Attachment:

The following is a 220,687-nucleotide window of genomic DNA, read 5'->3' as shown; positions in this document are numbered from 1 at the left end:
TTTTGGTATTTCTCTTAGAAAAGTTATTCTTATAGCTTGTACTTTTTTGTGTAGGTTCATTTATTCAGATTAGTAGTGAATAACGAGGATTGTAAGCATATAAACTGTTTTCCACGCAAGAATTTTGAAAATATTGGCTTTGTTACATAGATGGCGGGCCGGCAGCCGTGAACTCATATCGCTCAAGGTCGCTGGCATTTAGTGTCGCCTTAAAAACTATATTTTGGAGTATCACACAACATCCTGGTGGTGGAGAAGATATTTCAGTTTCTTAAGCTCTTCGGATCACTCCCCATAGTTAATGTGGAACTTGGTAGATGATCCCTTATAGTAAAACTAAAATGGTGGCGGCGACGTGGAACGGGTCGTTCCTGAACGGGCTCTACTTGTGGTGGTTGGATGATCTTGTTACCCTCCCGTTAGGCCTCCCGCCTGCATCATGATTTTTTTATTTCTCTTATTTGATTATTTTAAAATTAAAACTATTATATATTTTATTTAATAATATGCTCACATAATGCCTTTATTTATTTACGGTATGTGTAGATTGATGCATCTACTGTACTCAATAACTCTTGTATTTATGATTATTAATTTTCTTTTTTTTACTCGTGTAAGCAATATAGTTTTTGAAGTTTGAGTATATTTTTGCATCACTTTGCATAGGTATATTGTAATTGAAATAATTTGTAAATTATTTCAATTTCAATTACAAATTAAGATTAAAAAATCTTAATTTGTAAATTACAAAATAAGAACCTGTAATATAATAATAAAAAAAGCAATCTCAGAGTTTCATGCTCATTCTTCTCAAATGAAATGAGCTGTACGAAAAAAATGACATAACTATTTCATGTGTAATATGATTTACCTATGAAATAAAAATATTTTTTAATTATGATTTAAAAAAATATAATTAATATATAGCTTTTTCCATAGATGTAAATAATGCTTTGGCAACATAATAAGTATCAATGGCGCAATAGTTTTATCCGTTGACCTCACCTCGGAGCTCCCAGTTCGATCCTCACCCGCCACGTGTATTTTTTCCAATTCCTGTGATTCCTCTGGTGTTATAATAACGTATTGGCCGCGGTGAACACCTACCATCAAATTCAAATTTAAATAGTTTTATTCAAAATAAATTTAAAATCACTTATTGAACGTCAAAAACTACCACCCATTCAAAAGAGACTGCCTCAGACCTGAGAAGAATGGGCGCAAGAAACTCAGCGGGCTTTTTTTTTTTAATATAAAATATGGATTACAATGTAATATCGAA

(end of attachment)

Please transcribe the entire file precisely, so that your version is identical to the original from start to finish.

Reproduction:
The following is a 220,687-nucleotide window of genomic DNA, read 5'->3' as shown; positions in this document are numbered from 1 at the left end:
TTTTGGTATTTCTCTTAGAAAAGTTATTCTTATAGCTTGTACTTTTTTGTGTAGGTTCATTTATTCAGATTAGTAGTGAATAACGAGGATTGTAAGCATATAAACTGTTTTCCACGCAAGAATTTTGAAAATATTGGCTTTGTTACATAGATGGCGGGCCGGCAGCCGTGAACTCATATCGCTCAAGGTCGCTGGCATTTAGTGTCGCCTTAAAAACTATATTTTGGAGTATCACACAACATCCTGGTGGTGGAGAAGATATTTCAGTTTCTTAAGCTCTTCGGATCACTCCCCATAGTTAATGTGGAACTTGGTAGATGATCCCTTATAGTAAAACTAAAATGGTGGCGGCGACGTGGAACGGGTCGTTCCTGAACGGGCTCTACTTGTGGTGGTTGGATGATCTTGTTACCCTCCCGTTAGGCCTCCCGCCTGCATCATGATTTTTTTATTTCTCTTATTTGATTATTTTAAAATTAAAACTATTATATATTTTATTTAATAATATGCTCACATAATGCCTTTATTTATTTACGGTATGTGTAGATTGATGCATCTACTGTACTCAATAACTCTTGTATTTATGATTATTAATTTTCTTTTTTTTACTCGTGTAAGCAATATAGTTTTTGAAGTTTGAGTATATTTTTGCATCACTTTGCATAGGTATATTGTAATTGAAATAATTTGTAAATTATTTCAATTTCAATTACAAATTAAGATTAAAAAATCTTAATTTGTAAATTACAAAATAAGAACCTGTAATATAATAATAAAAAAAGCAATCTCAGAGTTTCATGCTCATTCTTCTCAAATGAAATGAGCTGTACGAAAAAAATGACATAACTATTTCATGTGTAATATGATTTACCTATGAAATAAAAATATTTTTTAATTATGATTTAAAAAAATATAATTAATATATAGCTTTTTCCATAGATGTAAATAATGCTTTGGCAACATAATAAGTATCAATGGCGCAATAGTTTTATCCGTTGACCTCACCTCGGAGCTCCCAGTTCGATCCTCACCCGCCACGTGTATTTTTTCCAATTCCTGTGATTCCTCTGGTGTTATAATAACGTATTGGCCGCGGTGAACACCTACCATCAAATTCAAATTTAAATAGTTTTATTCAAAATAAATTTAAAATCACTTATTGAACGTCAAAAACTACCACCCATTCAAAAGAGACTGCCTCAGACCTGAGAAGAATGGGCGCAAGAAACTCAGCGGGCTTTTTTTTTTTAATATAAAATATGGATTACAATGTAATATCGAA